This year taught us more about distant planets and our own world, about the ways we’re influencing our environment and the ways we’re changing ourselves. A whole lot of stuff happened, and last January seems like it was, well, a year ago.
Scientists publish incrementally—sometimes a new paper shatters our understanding of a topic, and other times it merely adds a bit to what we know. Science is the pursuit of understanding, performing more tests and building more advanced tools in order to reveal the truths inherent to our universe. It’s worth taking a step back, then, and thinking about what grander stories have emerged from all of these smaller steps and new results.
We’ve compiled a list of some of the most important science stories of the past year. These events dominated headlines in 2018 and will continue to shape the world of science in the year to come.
At the end of 2017, President Trump ordered NASA to send people back to the Moon rather than heading straight to Mars, but even so, Mars hogged the planetary spotlight this year. Plenty of new research emerged from landers: The European Space Agency’s Mars Express spacecraft saw signs of a standing body of liquid water beneath the ice at the Martian south pole. The Curiosity rover found 3.5-billion-year-old organic molecules and signs that the planet’s methane levels varied seasonally—a signal that the planet might be more active than we thought.
And there’s tons more to be excited about. Both the upcoming NASA Mars 2020 and the ESA ExoMars missions have announced where there rovers will land. NASA’s InSight lander touched down safely just last month on a flat Martian plane to hunt for Marsquakes. It returned its crystal-clear first photo of the Martian surface just hours later. And the planet shone brightly this summer, presenting a treat for skygazers on Earth.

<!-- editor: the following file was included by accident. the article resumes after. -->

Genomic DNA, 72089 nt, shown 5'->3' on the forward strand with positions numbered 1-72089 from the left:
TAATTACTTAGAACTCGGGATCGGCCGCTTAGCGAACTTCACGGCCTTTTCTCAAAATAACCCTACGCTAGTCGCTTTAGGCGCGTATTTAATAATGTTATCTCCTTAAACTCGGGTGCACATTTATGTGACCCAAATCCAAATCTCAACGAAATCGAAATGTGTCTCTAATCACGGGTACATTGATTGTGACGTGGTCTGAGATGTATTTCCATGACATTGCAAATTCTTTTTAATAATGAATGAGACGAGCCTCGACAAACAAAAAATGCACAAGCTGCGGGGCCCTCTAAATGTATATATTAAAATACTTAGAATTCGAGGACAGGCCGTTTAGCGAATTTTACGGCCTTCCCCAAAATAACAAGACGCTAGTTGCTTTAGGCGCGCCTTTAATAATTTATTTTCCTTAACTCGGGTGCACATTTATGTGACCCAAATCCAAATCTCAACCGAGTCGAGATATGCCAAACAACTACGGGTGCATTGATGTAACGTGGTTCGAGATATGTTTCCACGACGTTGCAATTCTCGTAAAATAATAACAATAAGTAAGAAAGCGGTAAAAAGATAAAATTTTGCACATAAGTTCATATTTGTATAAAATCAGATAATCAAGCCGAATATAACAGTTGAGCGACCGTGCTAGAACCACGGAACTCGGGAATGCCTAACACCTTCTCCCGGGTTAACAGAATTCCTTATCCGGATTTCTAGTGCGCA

But not all was rosy on the Martian surface. A dust storm that began in May soon became a planet-enshrouding tempest. Curiosity made it through, but the solar-powered Opportunity has remained silent ever since the thick dust sent it into hibernation mode. NASA has extended its efforts to contact the rover until this coming January at the earliest. We’re crossing our fingers.
Aside from Opportunity, this year saw several beloved space missions either end or malfunction. The planet-discovering Kepler spacecraft, which launched in 2009 and has already “died” once after a 2013 malfunction, continued chugging onward, discovering new planets as a rebranded K2. It discovered almost 2,700 exoplanets in its nine years of hunting, but it finally ran out of fuel and was retired by NASA this year after putting up a fight. At around the same time, the Dawn Mission, launched in 2007 to orbit the asteroid Ceres, was retired as well.
NASA flagship missions Hubble and the Chandra X-Ray telescope, too, showed signs of aging after they both experienced safe-mode-inducing glitches caused by faulty gyroscopes. Both have since been fixed—Hubble mainly needed a restart and some jiggling around.
And you might remember another high-profile breakdown: The rogue Tiangong-1 satellite re-entered the atmosphere in an uncontrolled plummet. We prepared for the worst (but knew we’d be fine), and in the end, Tiangong-1 hit the Pacific Ocean far from any humans.